Palaye Royale have worked alongside Jadu to create an augmented reality experience and bring their music to life in your home. This is why it's such an incredible innovation.
The way we listen to and enjoy music has changed so rapidly over the past few years, that it can be tough to comprehend exactly how we got here. A decade ago the idea of having every single song available to you at the touch of a screen was some incredible pipedream, streaming is now just a part of our everyday life and a basic necessity if you want to hear the freshest things right now. Yet where do we go from here? And in these extraordinary times where live music is simply not a safe option and the connection between fan and band has never been more distant, what exactly can we do to regain some of that adrenaline, anticipation and awe that comes with consuming and falling in love with art? Well, Palaye Royale have taken a bold and brilliant step into the unknown with the help of augmented reality app Jadu and created something that’s not only innovative but also utterly intoxicating.
This isn’t the first time that Remington Leith, Sebastian Danzig and Emerson Barrett have joined forces with Jadu to bring their music to life. In February last year, the band teased a snippet of their brilliantly vital song ‘Lonely’ in the form of a hologram of vocalist Remington being able to pop up in your front room, dance to the track's delicate beats and beckon you to join him. Other artists who have entered into the app’s incredible world include DE’WAYNE, Poppy and Crown The Empire, but up until now nothing as immersive, ambitious or visually stunning as ‘Curse Of Calypso’ has been attempted. Instead of just a 15-second snippet of AR tailor-made to be posted on your Instagram Story, this 10-minute long, 360-degree performance/possession has been created to play out right in front of your eyes from all angles. Yes, really.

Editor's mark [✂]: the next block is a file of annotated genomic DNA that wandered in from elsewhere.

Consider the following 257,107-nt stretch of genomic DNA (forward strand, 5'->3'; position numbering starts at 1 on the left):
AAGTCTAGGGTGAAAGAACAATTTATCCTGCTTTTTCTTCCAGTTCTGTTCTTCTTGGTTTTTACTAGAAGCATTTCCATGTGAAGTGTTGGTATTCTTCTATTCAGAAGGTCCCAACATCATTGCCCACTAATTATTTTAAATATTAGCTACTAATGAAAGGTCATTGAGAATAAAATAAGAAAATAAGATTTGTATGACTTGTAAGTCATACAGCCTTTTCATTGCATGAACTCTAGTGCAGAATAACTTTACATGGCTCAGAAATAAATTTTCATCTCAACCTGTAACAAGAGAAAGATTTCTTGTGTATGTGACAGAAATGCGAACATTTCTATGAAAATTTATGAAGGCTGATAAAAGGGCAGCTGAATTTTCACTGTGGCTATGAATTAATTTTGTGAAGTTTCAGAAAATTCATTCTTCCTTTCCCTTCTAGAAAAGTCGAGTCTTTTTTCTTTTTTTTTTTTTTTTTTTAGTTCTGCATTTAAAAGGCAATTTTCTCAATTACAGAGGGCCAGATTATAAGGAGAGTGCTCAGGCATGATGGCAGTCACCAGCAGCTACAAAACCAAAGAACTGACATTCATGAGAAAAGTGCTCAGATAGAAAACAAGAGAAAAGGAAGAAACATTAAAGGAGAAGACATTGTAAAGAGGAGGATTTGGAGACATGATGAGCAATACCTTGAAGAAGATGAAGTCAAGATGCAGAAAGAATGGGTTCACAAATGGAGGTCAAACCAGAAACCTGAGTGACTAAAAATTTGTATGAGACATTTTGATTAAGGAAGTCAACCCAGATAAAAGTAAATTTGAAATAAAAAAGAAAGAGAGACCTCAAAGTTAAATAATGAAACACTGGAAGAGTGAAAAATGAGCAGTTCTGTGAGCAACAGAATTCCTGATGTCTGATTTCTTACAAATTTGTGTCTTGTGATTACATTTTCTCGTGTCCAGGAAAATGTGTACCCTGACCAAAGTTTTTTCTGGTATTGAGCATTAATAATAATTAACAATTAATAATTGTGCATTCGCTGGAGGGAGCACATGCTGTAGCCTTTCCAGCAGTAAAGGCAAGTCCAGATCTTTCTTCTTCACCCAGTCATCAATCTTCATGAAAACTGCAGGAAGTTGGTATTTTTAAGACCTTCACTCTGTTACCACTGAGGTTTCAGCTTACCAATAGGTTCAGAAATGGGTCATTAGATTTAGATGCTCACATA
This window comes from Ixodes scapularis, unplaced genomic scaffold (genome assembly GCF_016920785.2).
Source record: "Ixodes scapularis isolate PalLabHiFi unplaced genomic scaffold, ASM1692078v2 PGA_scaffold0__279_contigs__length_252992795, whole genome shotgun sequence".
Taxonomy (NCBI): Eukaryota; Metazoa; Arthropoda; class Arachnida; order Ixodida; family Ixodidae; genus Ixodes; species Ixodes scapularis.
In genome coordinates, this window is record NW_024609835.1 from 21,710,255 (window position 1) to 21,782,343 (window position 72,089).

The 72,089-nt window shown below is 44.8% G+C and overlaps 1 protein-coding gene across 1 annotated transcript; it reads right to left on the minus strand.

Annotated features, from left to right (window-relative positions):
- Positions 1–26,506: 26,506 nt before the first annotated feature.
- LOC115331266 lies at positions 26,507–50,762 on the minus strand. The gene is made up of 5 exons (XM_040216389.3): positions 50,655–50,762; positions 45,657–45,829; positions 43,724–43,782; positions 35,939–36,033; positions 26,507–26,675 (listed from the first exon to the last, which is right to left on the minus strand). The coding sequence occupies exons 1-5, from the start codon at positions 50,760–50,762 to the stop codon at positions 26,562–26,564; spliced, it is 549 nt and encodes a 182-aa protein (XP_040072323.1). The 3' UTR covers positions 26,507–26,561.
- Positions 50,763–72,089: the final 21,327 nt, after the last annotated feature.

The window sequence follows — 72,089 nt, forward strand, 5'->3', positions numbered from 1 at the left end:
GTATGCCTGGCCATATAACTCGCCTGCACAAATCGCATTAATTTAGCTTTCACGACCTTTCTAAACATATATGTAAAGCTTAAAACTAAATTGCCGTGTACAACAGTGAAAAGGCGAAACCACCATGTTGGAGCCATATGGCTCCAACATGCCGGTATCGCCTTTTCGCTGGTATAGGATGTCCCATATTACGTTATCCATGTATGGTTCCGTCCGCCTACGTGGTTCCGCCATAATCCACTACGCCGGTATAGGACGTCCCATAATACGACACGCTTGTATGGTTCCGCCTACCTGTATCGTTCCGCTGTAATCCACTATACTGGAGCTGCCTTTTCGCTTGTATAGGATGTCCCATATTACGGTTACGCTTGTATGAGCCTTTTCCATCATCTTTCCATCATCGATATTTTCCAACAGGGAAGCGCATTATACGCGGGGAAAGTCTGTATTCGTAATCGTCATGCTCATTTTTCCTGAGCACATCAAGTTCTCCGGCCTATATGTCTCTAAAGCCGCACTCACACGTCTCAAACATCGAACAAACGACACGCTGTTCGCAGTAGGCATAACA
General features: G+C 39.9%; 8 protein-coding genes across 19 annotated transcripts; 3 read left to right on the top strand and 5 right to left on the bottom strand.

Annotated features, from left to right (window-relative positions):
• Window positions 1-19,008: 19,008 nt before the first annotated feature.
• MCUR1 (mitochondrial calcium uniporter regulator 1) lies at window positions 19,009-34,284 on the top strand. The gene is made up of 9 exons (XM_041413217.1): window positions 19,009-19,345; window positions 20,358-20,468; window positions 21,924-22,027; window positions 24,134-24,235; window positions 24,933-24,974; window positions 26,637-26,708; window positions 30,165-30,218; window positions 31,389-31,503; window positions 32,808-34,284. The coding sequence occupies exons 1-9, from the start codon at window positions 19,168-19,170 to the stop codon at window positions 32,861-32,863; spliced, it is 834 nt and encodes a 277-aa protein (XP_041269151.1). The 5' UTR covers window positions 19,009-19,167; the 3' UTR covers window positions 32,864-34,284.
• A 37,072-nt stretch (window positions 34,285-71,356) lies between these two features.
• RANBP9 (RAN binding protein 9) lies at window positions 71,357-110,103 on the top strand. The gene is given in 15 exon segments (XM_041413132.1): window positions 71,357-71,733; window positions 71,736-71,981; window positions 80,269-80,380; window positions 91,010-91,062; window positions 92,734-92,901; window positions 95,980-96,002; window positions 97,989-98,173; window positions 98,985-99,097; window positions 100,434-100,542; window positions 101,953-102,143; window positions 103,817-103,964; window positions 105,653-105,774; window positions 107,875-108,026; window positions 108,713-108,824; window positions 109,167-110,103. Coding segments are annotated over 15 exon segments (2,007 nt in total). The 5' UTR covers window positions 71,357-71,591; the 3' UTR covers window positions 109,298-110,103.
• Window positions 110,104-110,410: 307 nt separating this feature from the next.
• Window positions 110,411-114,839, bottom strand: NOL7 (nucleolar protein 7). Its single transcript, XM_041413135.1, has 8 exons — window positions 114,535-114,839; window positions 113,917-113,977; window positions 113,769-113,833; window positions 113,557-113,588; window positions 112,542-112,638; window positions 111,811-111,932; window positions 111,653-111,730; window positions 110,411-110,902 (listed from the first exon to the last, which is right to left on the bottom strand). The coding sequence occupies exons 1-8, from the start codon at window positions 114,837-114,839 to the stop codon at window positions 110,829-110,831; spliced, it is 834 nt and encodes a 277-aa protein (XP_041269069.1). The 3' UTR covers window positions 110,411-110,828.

Centred around three specific songs from Palaye's brilliant latest album ‘The Bastards’, director Asad J. Malik manages to bring the dark atmosphere and depth of heaviness that bellows out of the record to life in the most immersively invigorating way. Every second of each track has a suitable visual to accompany it, and there are more than a few surprises to keep you on your toes throughout. Though before the show can begin, there are a few things you have to do.
First, you will be asked to place a gravestone on an open space before you and the same for a picture frame on a blank wall. Then before you know it you will be staring at Remington lying in that very grave you just set down as the bludgeoning riff that holds ‘Doom (Empty)’ in place echoes through your speakers and a psychedelic atmosphere quivers around you. As the song slowly unfurls itself, Remington's eyes open and he rises from his kingdom of dirt, contorting his arms and legs and screaming in anguish, possessed by a hidden force before suddenly disappearing altogether. Despite being a dark and deadly ordeal to watch, especially considering you are merely a spectator in this performance, the thing that sends the most shivers up the spine is that such a thing is taking place in your own house, the place you feel the safest.